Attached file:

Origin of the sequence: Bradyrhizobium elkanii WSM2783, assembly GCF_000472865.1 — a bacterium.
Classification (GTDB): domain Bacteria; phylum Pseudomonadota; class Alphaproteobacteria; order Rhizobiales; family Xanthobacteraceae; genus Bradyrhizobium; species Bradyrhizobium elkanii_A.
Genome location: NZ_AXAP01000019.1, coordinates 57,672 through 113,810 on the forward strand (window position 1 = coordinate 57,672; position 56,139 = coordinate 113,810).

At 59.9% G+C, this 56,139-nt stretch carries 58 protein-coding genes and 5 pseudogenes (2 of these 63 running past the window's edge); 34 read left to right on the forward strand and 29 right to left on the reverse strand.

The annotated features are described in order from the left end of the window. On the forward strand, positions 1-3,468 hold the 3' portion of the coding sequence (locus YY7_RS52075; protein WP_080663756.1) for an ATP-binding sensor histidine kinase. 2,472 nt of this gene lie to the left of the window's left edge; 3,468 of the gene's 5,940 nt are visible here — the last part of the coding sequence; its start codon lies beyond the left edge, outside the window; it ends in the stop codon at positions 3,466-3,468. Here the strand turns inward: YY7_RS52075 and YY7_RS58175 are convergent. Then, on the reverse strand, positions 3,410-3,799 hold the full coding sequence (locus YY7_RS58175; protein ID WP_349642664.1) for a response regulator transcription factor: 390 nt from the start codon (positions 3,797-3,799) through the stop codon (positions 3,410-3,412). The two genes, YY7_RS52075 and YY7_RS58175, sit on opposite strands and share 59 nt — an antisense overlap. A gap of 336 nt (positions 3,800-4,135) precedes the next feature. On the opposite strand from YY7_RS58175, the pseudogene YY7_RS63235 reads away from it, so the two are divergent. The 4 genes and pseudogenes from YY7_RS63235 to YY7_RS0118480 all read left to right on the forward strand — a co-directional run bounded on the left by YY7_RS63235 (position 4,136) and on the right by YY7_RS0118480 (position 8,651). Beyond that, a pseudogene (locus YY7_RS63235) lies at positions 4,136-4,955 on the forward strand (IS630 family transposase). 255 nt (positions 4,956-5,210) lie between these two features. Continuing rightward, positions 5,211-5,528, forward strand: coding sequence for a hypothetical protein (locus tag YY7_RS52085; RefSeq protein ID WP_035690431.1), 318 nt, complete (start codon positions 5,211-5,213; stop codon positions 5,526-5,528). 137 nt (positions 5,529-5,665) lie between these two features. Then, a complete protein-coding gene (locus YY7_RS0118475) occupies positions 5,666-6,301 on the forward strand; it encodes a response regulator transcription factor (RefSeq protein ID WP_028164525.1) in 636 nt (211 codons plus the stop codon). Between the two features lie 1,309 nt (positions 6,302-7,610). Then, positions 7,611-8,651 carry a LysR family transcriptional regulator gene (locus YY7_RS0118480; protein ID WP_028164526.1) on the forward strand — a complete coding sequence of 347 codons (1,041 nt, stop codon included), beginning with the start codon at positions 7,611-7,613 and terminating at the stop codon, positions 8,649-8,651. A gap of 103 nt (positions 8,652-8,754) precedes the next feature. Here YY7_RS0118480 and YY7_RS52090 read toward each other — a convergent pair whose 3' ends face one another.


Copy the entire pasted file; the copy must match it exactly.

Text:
Origin of the sequence: Bradyrhizobium elkanii WSM2783, assembly GCF_000472865.1 — a bacterium.
Classification (GTDB): domain Bacteria; phylum Pseudomonadota; class Alphaproteobacteria; order Rhizobiales; family Xanthobacteraceae; genus Bradyrhizobium; species Bradyrhizobium elkanii_A.
Genome location: NZ_AXAP01000019.1, coordinates 57,672 through 113,810 on the forward strand (window position 1 = coordinate 57,672; position 56,139 = coordinate 113,810).

At 59.9% G+C, this 56,139-nt stretch carries 58 protein-coding genes and 5 pseudogenes (2 of these 63 running past the window's edge); 34 read left to right on the forward strand and 29 right to left on the reverse strand.

The annotated features are described in order from the left end of the window. On the forward strand, positions 1-3,468 hold the 3' portion of the coding sequence (locus YY7_RS52075; protein WP_080663756.1) for an ATP-binding sensor histidine kinase. 2,472 nt of this gene lie to the left of the window's left edge; 3,468 of the gene's 5,940 nt are visible here — the last part of the coding sequence; its start codon lies beyond the left edge, outside the window; it ends in the stop codon at positions 3,466-3,468. Here the strand turns inward: YY7_RS52075 and YY7_RS58175 are convergent. Then, on the reverse strand, positions 3,410-3,799 hold the full coding sequence (locus YY7_RS58175; protein ID WP_349642664.1) for a response regulator transcription factor: 390 nt from the start codon (positions 3,797-3,799) through the stop codon (positions 3,410-3,412). The two genes, YY7_RS52075 and YY7_RS58175, sit on opposite strands and share 59 nt — an antisense overlap. A gap of 336 nt (positions 3,800-4,135) precedes the next feature. On the opposite strand from YY7_RS58175, the pseudogene YY7_RS63235 reads away from it, so the two are divergent. The 4 genes and pseudogenes from YY7_RS63235 to YY7_RS0118480 all read left to right on the forward strand — a co-directional run bounded on the left by YY7_RS63235 (position 4,136) and on the right by YY7_RS0118480 (position 8,651). Beyond that, a pseudogene (locus YY7_RS63235) lies at positions 4,136-4,955 on the forward strand (IS630 family transposase). 255 nt (positions 4,956-5,210) lie between these two features. Continuing rightward, positions 5,211-5,528, forward strand: coding sequence for a hypothetical protein (locus tag YY7_RS52085; RefSeq protein ID WP_035690431.1), 318 nt, complete (start codon positions 5,211-5,213; stop codon positions 5,526-5,528). 137 nt (positions 5,529-5,665) lie between these two features. Then, a complete protein-coding gene (locus YY7_RS0118475) occupies positions 5,666-6,301 on the forward strand; it encodes a response regulator transcription factor (RefSeq protein ID WP_028164525.1) in 636 nt (211 codons plus the stop codon). Between the two features lie 1,309 nt (positions 6,302-7,610). Then, positions 7,611-8,651 carry a LysR family transcriptional regulator gene (locus YY7_RS0118480; protein ID WP_028164526.1) on the forward strand — a complete coding sequence of 347 codons (1,041 nt, stop codon included), beginning with the start codon at positions 7,611-7,613 and terminating at the stop codon, positions 8,649-8,651. A gap of 103 nt (positions 8,652-8,754) precedes the next feature. Here YY7_RS0118480 and YY7_RS52090 read toward each other — a convergent pair whose 3' ends face one another.